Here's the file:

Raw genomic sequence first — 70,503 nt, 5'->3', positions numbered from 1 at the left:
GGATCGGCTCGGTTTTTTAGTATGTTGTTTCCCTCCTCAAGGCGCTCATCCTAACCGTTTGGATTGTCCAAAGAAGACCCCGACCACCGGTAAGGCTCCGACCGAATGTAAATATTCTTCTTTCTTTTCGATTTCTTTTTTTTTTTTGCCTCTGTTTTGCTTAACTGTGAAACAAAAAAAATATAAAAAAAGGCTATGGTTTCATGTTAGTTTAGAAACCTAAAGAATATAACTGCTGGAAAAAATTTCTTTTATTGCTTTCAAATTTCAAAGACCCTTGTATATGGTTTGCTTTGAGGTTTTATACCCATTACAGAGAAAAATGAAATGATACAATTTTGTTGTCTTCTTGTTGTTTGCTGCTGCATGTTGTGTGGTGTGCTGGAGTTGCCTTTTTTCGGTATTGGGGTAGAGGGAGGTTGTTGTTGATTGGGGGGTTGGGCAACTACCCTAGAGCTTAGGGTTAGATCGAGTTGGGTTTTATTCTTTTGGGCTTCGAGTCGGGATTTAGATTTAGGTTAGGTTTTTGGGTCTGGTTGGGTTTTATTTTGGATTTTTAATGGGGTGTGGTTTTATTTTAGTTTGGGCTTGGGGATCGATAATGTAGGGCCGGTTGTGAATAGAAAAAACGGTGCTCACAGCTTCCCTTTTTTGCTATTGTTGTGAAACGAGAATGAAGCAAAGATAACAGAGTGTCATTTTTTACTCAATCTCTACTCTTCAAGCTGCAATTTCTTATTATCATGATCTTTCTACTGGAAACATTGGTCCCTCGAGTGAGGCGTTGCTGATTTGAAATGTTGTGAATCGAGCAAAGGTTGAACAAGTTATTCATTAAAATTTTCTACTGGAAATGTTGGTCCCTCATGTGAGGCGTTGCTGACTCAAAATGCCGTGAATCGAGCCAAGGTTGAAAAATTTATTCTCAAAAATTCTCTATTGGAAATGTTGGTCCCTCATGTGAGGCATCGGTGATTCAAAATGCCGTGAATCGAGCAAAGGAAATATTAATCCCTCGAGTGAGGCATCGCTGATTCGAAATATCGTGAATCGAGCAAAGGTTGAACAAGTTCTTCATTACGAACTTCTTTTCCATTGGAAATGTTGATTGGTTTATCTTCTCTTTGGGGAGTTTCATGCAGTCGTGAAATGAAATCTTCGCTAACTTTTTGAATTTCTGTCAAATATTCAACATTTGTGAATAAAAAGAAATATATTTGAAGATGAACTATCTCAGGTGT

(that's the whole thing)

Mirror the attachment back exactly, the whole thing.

Raw genomic sequence first — 70,503 nt, 5'->3', positions numbered from 1 at the left:
GGATCGGCTCGGTTTTTTAGTATGTTGTTTCCCTCCTCAAGGCGCTCATCCTAACCGTTTGGATTGTCCAAAGAAGACCCCGACCACCGGTAAGGCTCCGACCGAATGTAAATATTCTTCTTTCTTTTCGATTTCTTTTTTTTTTTTGCCTCTGTTTTGCTTAACTGTGAAACAAAAAAAATATAAAAAAAGGCTATGGTTTCATGTTAGTTTAGAAACCTAAAGAATATAACTGCTGGAAAAAATTTCTTTTATTGCTTTCAAATTTCAAAGACCCTTGTATATGGTTTGCTTTGAGGTTTTATACCCATTACAGAGAAAAATGAAATGATACAATTTTGTTGTCTTCTTGTTGTTTGCTGCTGCATGTTGTGTGGTGTGCTGGAGTTGCCTTTTTTCGGTATTGGGGTAGAGGGAGGTTGTTGTTGATTGGGGGGTTGGGCAACTACCCTAGAGCTTAGGGTTAGATCGAGTTGGGTTTTATTCTTTTGGGCTTCGAGTCGGGATTTAGATTTAGGTTAGGTTTTTGGGTCTGGTTGGGTTTTATTTTGGATTTTTAATGGGGTGTGGTTTTATTTTAGTTTGGGCTTGGGGATCGATAATGTAGGGCCGGTTGTGAATAGAAAAAACGGTGCTCACAGCTTCCCTTTTTTGCTATTGTTGTGAAACGAGAATGAAGCAAAGATAACAGAGTGTCATTTTTTACTCAATCTCTACTCTTCAAGCTGCAATTTCTTATTATCATGATCTTTCTACTGGAAACATTGGTCCCTCGAGTGAGGCGTTGCTGATTTGAAATGTTGTGAATCGAGCAAAGGTTGAACAAGTTATTCATTAAAATTTTCTACTGGAAATGTTGGTCCCTCATGTGAGGCGTTGCTGACTCAAAATGCCGTGAATCGAGCCAAGGTTGAAAAATTTATTCTCAAAAATTCTCTATTGGAAATGTTGGTCCCTCATGTGAGGCATCGGTGATTCAAAATGCCGTGAATCGAGCAAAGGAAATATTAATCCCTCGAGTGAGGCATCGCTGATTCGAAATATCGTGAATCGAGCAAAGGTTGAACAAGTTCTTCATTACGAACTTCTTTTCCATTGGAAATGTTGATTGGTTTATCTTCTCTTTGGGGAGTTTCATGCAGTCGTGAAATGAAATCTTCGCTAACTTTTTGAATTTCTGTCAAATATTCAACATTTGTGAATAAAAAGAAATATATTTGAAGATGAACTATCTCAGGTGT